Minnesota Power puts up 'No Trespassing' signs ahead of Occupy Duluth
Newly placed "No trespassing" signs on the Minnesota Power Plaza aren't meant to discourage free speech, a spokeswoman for the utility said Tuesday. The signs went up on Tuesday, the day after members of the newly formed group Occupy Duluth said ...
Newly placed "No trespassing" signs on the Minnesota Power Plaza aren't meant to discourage free speech, a spokeswoman for the utility said Tuesday.
The signs went up on Tuesday, the day after members of the newly formed group Occupy Duluth said they were considering occupying the plaza after a rally today.
"It's just us identifying an appropriate space for them," said Amy Rutledge, Minnesota Power spokeswoman. "Certainly we respect their right to peacefully demonstrate. So we've identified a spot where we recommend that they congregate. ... And then we also have our space that's private property, so we can continue to conduct business."
Joel Kilgour, a longtime Duluth activist who is part of the loosely structured protest group, said Occupy Minnesota would meet at 6 p.m. today after a two-hour "Occupy Solidarity" rally hosted by the Twin Ports MoveOn Council and the Northland Anti-War Coalition as well as by Occupy Duluth.
The group will decide its next move then, but it will begin its occupation no later than Saturday, Kilgour said. He noted that the plaza is partially owned by the city and partially by the utility.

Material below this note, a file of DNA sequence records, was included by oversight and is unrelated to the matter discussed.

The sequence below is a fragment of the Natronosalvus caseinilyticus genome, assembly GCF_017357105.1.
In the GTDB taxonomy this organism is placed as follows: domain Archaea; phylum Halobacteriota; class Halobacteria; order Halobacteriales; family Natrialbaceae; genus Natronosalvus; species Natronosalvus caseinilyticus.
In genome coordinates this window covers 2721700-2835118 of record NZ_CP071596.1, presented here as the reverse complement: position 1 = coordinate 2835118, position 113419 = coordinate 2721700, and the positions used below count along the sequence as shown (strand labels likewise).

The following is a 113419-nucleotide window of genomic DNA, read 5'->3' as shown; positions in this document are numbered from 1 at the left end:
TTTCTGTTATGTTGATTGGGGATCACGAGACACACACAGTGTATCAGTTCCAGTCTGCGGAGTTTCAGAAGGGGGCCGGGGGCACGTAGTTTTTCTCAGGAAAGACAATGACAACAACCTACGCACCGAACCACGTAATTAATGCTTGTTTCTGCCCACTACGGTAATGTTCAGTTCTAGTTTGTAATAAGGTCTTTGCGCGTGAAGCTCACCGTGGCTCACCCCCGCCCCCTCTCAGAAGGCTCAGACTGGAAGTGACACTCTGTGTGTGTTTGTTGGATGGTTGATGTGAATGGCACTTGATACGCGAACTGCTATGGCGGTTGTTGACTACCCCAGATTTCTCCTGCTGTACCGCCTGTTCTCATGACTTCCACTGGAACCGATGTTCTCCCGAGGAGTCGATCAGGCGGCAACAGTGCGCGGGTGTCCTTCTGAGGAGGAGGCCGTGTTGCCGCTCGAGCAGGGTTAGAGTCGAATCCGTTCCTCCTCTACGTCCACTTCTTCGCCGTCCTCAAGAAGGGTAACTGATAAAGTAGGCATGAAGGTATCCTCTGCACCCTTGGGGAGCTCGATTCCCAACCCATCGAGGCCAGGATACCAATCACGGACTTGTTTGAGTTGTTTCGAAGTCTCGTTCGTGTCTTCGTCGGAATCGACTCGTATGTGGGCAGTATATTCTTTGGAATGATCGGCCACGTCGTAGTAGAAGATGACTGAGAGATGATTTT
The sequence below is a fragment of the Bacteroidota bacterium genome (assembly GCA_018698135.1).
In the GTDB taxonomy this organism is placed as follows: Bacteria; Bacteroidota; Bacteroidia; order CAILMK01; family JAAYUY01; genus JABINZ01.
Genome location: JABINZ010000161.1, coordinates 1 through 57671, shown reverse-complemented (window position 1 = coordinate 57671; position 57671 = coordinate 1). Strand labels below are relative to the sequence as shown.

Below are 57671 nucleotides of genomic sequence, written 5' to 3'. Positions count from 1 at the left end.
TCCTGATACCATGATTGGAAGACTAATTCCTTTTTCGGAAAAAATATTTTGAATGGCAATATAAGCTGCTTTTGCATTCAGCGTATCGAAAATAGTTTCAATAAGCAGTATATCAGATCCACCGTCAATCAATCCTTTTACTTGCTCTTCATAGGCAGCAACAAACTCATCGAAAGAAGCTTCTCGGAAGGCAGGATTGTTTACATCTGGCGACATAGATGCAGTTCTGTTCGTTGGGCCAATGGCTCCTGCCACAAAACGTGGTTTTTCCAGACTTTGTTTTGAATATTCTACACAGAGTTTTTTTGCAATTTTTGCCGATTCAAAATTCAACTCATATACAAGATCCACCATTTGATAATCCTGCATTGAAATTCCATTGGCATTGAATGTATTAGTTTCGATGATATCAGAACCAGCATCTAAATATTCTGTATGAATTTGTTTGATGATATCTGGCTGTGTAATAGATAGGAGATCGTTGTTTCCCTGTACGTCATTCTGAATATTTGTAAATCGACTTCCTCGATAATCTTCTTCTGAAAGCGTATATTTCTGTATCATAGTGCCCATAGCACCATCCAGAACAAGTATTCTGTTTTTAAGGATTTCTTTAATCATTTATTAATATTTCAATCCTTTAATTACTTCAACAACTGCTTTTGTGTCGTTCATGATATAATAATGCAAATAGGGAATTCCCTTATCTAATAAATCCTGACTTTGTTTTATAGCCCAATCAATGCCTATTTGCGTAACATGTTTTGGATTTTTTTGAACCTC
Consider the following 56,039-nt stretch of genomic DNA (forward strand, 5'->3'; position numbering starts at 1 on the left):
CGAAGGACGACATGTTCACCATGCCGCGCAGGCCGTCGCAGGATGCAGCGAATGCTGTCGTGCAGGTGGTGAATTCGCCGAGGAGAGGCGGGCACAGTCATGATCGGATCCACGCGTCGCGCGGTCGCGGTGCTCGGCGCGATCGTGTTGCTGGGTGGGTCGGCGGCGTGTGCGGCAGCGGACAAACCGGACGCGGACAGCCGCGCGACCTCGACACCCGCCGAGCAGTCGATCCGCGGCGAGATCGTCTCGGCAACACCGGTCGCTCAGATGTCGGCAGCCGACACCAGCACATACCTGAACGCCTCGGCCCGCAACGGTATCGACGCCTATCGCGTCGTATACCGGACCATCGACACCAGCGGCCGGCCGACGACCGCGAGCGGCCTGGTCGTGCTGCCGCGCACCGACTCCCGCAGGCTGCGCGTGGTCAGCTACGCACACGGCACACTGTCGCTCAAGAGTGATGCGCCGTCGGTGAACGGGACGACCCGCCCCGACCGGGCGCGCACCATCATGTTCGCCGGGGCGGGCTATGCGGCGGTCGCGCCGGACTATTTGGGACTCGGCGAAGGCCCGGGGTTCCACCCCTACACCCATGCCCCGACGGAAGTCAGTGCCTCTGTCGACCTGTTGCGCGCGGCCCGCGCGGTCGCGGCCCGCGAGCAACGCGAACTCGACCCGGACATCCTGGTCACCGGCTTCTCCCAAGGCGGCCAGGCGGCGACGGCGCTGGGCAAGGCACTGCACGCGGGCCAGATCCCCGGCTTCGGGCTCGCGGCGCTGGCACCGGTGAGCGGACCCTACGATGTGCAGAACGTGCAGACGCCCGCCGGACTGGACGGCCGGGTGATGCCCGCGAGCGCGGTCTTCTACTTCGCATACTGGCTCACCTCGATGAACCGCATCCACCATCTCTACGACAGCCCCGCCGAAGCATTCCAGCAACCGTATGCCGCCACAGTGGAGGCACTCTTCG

"It's telling that the public plaza is partly owned by a corporation," Kilgour said.
Occupy Duluth was inspired by Occupy Wall Street, whose organizers say they are protesting corporate greed and demanding economic fairness.
Rutledge said the point of the signs was to show protesters where the public area of the plaza ends and the private area begins. Asked why Minnesota Power hasn't found that necessary until now, she said the possibility of an occupation is a new situation.
"I think we're treating it differently in that we've never necessarily had this kind of an event before," Rutledge said. "Given how the events have played out in other areas where there's talk about camping out, we are treating it a little differently. They're talking about camping out, and we're not comfortable with that happening on private property."
Would police be called if occupiers camped on Minnesota Power company?
"We hope that the group, as they demonstrate their right to free speech, that they would respect the rights of Minnesota Power to conduct business," Rutledge said. "By having that signage up if police had to be called they would be able to respond because there are signs up that identify it as private property."
Kilgour said Occupy Duluth hadn't sought Minnesota Power's permission to use the plaza, but had communicated with Duluth police. "We are committed as a group to integrate their concerns into our plans," he said.
Asked why the group hadn't so far considered the Civic Center, which is entirely in the public realm, Kilgour said it didn't have nearly the visibility that Minnesota Power Plaza has.